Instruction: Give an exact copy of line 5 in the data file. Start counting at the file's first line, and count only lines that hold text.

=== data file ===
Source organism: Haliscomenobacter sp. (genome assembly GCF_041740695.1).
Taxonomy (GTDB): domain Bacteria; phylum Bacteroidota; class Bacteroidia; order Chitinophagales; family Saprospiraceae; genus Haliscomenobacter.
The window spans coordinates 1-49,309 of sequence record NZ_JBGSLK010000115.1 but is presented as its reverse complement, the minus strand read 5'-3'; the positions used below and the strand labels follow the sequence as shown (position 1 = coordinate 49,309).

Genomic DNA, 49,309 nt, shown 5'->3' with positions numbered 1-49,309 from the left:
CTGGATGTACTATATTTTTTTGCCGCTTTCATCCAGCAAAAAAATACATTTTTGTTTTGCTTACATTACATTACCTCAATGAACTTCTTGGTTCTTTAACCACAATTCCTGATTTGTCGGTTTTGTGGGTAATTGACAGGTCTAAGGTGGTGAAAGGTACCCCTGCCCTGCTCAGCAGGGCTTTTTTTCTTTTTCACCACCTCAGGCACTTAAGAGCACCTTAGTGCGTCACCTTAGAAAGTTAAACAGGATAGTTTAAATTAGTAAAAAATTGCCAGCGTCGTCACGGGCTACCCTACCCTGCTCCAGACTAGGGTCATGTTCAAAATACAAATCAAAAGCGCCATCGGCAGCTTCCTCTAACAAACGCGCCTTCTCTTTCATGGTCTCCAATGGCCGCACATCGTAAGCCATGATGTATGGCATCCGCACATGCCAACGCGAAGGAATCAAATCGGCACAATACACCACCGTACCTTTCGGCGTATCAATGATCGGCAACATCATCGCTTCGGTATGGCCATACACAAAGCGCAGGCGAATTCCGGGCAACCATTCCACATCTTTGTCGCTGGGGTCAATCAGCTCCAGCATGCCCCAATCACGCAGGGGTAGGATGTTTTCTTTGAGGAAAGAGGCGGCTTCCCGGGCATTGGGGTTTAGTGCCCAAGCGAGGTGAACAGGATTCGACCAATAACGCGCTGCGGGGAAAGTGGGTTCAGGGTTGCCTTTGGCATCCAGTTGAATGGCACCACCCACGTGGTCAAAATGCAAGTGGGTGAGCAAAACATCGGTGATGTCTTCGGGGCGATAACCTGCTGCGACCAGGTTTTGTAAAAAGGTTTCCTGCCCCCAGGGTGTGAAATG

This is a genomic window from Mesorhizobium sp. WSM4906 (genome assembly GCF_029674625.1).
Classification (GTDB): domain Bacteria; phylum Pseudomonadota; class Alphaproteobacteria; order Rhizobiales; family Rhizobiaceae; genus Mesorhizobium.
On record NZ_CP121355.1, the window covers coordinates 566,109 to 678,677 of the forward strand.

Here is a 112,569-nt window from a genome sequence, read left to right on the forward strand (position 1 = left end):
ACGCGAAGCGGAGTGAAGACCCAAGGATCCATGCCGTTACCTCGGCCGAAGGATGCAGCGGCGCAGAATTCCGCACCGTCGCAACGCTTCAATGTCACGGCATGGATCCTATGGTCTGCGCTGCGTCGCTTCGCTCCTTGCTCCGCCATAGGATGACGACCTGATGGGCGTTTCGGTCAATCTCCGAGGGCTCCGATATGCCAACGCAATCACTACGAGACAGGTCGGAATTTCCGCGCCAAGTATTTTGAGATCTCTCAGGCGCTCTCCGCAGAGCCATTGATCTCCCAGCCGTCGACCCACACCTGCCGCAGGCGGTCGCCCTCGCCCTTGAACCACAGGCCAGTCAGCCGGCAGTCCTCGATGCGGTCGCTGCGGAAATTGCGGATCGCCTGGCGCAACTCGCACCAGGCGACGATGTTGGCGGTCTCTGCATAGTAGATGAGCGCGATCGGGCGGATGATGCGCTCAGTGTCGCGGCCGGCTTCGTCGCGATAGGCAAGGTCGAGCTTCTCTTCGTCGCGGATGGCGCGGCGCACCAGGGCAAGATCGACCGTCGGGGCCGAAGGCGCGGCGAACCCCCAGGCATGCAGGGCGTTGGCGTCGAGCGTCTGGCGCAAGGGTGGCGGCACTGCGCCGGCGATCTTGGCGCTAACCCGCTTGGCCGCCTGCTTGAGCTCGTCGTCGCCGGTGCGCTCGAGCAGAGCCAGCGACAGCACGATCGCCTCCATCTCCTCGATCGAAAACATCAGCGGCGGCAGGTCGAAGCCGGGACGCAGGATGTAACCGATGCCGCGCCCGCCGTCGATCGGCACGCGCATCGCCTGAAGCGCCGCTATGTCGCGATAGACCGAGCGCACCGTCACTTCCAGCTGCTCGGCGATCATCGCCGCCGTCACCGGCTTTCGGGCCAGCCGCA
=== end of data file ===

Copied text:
CTGGATGTACTATATTTTTTTGCCGCTTTCATCCAGCAAAAAAATACATTTTTGTTTTGCTTACATTACATTACCTCAATGAACTTCTTGGTTCTTTAACCACAATTCCTGATTTGTCGGTTTTGTGGGTAATTGACAGGTCTAAGGTGGTGAAAGGTACCCCTGCCCTGCTCAGCAGGGCTTTTTTTCTTTTTCACCACCTCAGGCACTTAAGAGCACCTTAGTGCGTCACCTTAGAAAGTTAAACAGGATAGTTTAAATTAGTAAAAAATTGCCAGCGTCGTCACGGGCTACCCTACCCTGCTCCAGACTAGGGTCATGTTCAAAATACAAATCAAAAGCGCCATCGGCAGCTTCCTCTAACAAACGCGCCTTCTCTTTCATGGTCTCCAATGGCCGCACATCGTAAGCCATGATGTATGGCATCCGCACATGCCAACGCGAAGGAATCAAATCGGCACAATACACCACCGTACCTTTCGGCGTATCAATGATCGGCAACATCATCGCTTCGGTATGGCCATACACAAAGCGCAGGCGAATTCCGGGCAACCATTCCACATCTTTGTCGCTGGGGTCAATCAGCTCCAGCATGCCCCAATCACGCAGGGGTAGGATGTTTTCTTTGAGGAAAGAGGCGGCTTCCCGGGCATTGGGGTTTAGTGCCCAAGCGAGGTGAACAGGATTCGACCAATAACGCGCTGCGGGGAAAGTGGGTTCAGGGTTGCCTTTGGCATCCAGTTGAATGGCACCACCCACGTGGTCAAAATGCAAGTGGGTGAGCAAAACATCGGTGATGTCTTCGGGGCGATAACCTGCTGCGACCAGGTTTTGTAAAAAGGTTTCCTGCCCCCAGGGTGTGAAATG